The IAF is running polls to gather public support for making its CertSearch ISO certificate registry a mandatory part of accreditation. If this comes to pass, every accredited ISO certification body will be forced to enter their data into CertSearch, thus allowing the world to differentiate — finally — between fully accredited certificates, and those of fake “certificate mills.”

What’s so absolutely frustrating is that the IAF has refused this idea since at least 2002 — two decades ago! — when I pushed them to do this very thing.

Told You So

During an Oxebridge speaking tour called “10 Steps to Save ISO 9001,” one of the steps I discussed was to “develop a central ISO 9001 registry.” This would be run by ISO, I said at the time, although I pitched the idea to both ISO/CASCO and IAF. Here’s a slide from that original presentation:

I beat that drum for years. In 2004, I gave a presentation in front of the Independent Association of Accredited Registrars (IAAR), a US-based certification body cabal, which was attended by Reg Blake of BSI and Bob King of ANAB, among others. The idea was met largely with scorn, and IAAR president Pierre Salle made the weird request afterward that I “tell no one” I appeared before them to even make the suggestion. (I ignored him, because that was stupid. But you’ll see Salle had a reason.)

Then, through the manipulations largely of BSI, ISO/CASCO went in the opposite direction and diluted requirements in ISO 17021-1 that CBs maintain their own, individual registries. BSI complained that competitors like Perry Johnson Registrars were using their public registries to “poach” their clients. (Here’s an idea: if your clients can be poached, it means they don’t like your services. Happy clients can’t be poached in the first place.)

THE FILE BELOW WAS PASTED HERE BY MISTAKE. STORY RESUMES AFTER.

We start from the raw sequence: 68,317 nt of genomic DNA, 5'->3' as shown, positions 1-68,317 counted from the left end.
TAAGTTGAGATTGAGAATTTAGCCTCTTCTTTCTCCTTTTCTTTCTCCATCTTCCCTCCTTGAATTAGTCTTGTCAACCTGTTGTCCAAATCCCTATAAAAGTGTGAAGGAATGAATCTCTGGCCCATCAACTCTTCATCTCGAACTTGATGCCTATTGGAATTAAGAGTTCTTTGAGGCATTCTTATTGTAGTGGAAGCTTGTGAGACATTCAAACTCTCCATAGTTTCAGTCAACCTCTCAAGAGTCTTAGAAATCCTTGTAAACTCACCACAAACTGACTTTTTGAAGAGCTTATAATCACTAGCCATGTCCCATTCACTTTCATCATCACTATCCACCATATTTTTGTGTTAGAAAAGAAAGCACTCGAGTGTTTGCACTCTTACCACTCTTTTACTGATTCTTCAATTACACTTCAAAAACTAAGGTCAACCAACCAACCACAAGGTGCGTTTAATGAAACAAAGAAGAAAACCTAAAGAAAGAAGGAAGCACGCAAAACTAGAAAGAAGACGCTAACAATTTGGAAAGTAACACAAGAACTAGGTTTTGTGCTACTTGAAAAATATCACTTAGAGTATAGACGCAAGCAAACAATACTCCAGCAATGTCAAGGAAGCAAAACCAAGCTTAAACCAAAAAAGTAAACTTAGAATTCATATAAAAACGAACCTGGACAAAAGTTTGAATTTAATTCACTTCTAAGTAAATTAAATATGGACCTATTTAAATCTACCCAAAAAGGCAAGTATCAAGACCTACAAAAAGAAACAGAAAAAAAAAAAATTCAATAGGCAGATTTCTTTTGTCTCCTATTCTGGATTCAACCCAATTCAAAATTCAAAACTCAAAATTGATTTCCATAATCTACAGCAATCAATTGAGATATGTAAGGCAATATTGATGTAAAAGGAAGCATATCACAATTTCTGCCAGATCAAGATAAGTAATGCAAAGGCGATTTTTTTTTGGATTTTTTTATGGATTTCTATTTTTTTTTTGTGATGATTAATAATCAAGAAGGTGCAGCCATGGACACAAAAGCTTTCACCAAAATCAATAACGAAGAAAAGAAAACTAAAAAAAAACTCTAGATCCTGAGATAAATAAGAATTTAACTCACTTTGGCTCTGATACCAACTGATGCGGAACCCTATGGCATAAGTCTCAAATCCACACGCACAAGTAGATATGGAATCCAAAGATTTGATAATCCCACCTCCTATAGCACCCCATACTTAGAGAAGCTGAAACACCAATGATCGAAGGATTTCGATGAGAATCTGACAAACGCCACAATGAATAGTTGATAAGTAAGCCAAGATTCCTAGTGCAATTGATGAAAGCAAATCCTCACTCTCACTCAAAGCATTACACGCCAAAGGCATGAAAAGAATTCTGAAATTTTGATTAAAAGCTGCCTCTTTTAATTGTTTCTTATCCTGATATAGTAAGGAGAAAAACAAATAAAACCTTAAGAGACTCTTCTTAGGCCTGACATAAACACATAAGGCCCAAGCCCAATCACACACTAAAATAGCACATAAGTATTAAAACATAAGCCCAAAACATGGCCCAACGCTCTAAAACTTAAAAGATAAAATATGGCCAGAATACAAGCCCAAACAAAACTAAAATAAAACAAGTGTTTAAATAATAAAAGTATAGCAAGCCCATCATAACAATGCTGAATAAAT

After BSI mucked around at CASCO, the rule was removed, and — as predicted — this gave an overnight boost to the flourishing certificate mill industry. Now, there’s no way to differentiate a real certificate from a fake one. Accreditation became largely meaningless since it was not verifiable.

By the 2010s, IAF began to realize its mistake, but — always a slave to the accreditation bodies it’s supposed to oversee — bungled it again. It began mulling ideas for a universal registry, but ANAB quickly took hold of the idea, and put their developer pal Jerry Norris on the job. Norris and ANAB’s Randy Dougherty had actually been paying attention at my 2004 presentation, and ANAB and the IAAR went on to try and create a registrary on their own … explaining, at least in part, Salle’s weird demand that I tell no one I had suggested it to them.

Norris worked on the IAF thing for a while, presumably using the code he wrote for IAAR. But he made no significant headway, and eventually IAF put the CertSearch development out for proper commercial bidding. An Australian firm stepped in to replace Norris, but the damage was already done. ANAB had convinced IAF that any such registry could never be mandatory.

So in 2018, when IAF launched its original plans for CertSearch, I wrote — again — about how it would be entirely ineffective if not made a formal condition for accreditation. And, again, they refused to listen. And, when the “beta” version appeared in 2019, I repeated the argument. IAF refused to listen.